“The Frigate Pelican is possessed of a power of flight which I conceive superior to that of perhaps any other bird. However swiftly the Cayenne Tern, the smaller Gulls, or the Jager move on wing, it seems a matter of mere sport to it to overtake any of them. The Goshawk, the Peregrine, and the Gyr Falcon, which I conceive to be the swiftest of our Hawks, are obliged to pursue their victim, should it be a Green-winged Teal or Passenger Pigeon, at times for half a mile, at the highest pitch of their speed, before they can secure them. The bird of which I speak comes from on high with the velocity of a meteor, and on nearing the object of its pursuit, which its keen eye has spied while fishing at a distance, darts on either side to cut off all retreat, and with open bill forces it to drop or disgorge the fish which it has just caught. See him now! Yonder, over the waves, leaps the brilliant dolphin, as he pursues the flyingfishes, which he expects to seize the moment they drop into the water. The Frigate bird, who has marked them, closes his wings, dives towards them, and, now ascending, holds one of the tiny things across his bill. Already fifty yards above the sea, he spies a porpoise in full chase, launches towards the spot, and in passing seizes the mullet that has escaped from its dreaded foe. I observed a Frigate Pelican that had forced a Cayenne Tern, yet in sight, to drop a fish, which the broad-winged warrior had seized as it fell. This fish was rather large for the Tern, and might probably be about 8 inches in length. The Frigate Pelican mounted with it across his bill about a hundred yards, and then tossing it up caught it as it fell, but not in the proper manner. He therefore dropped it, but before it had fallen many yards caught it again. Still it was not in a good position, the weight of the head, it seemed, having prevented the bird from seizing it by that part. A second time the fish was thrown upwards, and now, at last, was received in a convenient manner (that is, with its head downwards), and immediately swallowed.”

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It would seem that this species frequents all the seas of the warmer parts of the globe, and especially the Tropics, assembling in large flocks during the breeding-season, and dispersing over the wide ocean again as soon as the parental obligations are discharged. Their food consists of young turtles, cuttle-fish, crabs, and fish of all kinds. Being furnished with a capacious and expansive pouch they are able to stow away in a convenient manner all they can seize by way of plunder quite irrespective of their immediate wants.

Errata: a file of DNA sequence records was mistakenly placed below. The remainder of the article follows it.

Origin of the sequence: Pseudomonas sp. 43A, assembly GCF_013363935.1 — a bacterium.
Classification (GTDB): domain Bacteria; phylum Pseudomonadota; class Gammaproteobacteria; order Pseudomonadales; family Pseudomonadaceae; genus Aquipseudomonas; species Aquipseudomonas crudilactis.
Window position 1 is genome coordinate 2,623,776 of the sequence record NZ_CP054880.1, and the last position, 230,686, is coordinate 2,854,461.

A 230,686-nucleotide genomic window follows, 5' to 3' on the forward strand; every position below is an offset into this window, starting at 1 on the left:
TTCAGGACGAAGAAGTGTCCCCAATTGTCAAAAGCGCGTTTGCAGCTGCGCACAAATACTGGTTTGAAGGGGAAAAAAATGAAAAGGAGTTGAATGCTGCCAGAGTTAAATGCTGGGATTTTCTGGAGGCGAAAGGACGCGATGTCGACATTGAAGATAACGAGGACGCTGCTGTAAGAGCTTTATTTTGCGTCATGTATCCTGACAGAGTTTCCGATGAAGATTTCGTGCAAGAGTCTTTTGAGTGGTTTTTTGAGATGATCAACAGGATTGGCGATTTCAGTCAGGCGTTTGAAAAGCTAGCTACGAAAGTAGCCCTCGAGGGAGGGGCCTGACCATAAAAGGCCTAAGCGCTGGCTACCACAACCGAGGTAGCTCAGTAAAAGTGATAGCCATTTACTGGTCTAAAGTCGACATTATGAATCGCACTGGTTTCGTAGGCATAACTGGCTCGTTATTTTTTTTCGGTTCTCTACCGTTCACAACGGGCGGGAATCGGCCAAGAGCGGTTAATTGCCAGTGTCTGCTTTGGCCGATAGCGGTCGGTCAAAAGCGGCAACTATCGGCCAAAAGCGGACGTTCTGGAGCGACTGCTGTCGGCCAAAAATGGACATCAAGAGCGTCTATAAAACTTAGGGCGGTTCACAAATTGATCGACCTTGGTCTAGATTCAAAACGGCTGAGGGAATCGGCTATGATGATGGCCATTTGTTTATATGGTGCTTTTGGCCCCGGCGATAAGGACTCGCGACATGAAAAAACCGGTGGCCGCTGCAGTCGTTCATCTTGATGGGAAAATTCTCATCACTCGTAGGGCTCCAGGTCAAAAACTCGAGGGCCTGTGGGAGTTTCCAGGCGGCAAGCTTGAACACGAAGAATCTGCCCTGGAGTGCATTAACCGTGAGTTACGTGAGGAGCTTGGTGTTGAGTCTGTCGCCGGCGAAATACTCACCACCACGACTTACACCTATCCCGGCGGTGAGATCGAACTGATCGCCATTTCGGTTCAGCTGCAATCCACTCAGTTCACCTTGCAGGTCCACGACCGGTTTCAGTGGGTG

Audubon found them breeding in large numbers in the Gulf of Mexico and on the Florida Keys; and he has given us the following interesting account, which further illustrates the amazing power of wing already mentioned:—” About the middle of May (a period which to me appeared very late for birds found in so warm a climate as that of the Florida Keys), the Frigate Pelicans assemble in flocks of from fifty to five hundred pairs or more. They are seen flying at a great height over the islands on which they have bred many previous seasons, courting for hours together; after which they return towards the mangroves, alight on them, and at once begin to repair the old nests or construct new ones. They pillage each other’s nests of their materials, and make excursions for more to the nearest keys. They break the dry twigs of trees with ease, passing swiftly on wing, and snapping them off by a single grasp of their powerful bill. It is indeed a beautiful sight to see them when thus occupied, especially when several are so engaged, passing and repassing with the swiftness of thought over the trees whose tops are blasted; their purpose appears as if accomplished by magic. It sometimes happens that the bird accidentally drops a stick while travelling towards its nest, when, if this should happen over the water, it plunges after it and seizes it with its bill before it has reached the waves.”

For a long period the only knowledge we possessed of the Frigate bird was that afforded by those who had voyaged in the tropical seas and studied the bird in its distant haunts; but in the early part of 1871 a pair of live ones, the gift of Captain Dow, were received at the Zoological Society’s Gardens; and home naturalists had thus an opportunity of studying this remarkable form in a living state. But when I first looked on these captives, moping gloomily on their perch, with a mere dish of water beneath them, and their noble wings folded up in languid misery, I could not help pitying from my very heart these captives from the ocean, whose fate seemed almost harder than that of the “lord of the plains” on the opposite side of the Gardens, condemned to pass his life within an iron railing only ten feet square! From observing the Frigate bird under such circumstances it is impossible to form any adequate idea of what it is in a state of nature, where its whole individuality depends on its wonderful speed, its long powers of endurance, and the graceful aerial evolutions it is able to perform. Audubon, who was familiar with it in its native element, gave a spirited drawing of it dashing head-long through the air in pursuit of its quarry. In the ‘Field’ of September 23, 1871, there is an equally characteristic figure of the same bird as it was then to be seen in the Gardens (accompanied by an excellent description)—resting moodily on its feet, with the wings drooping, and the head drawn closely in upon the shoulders.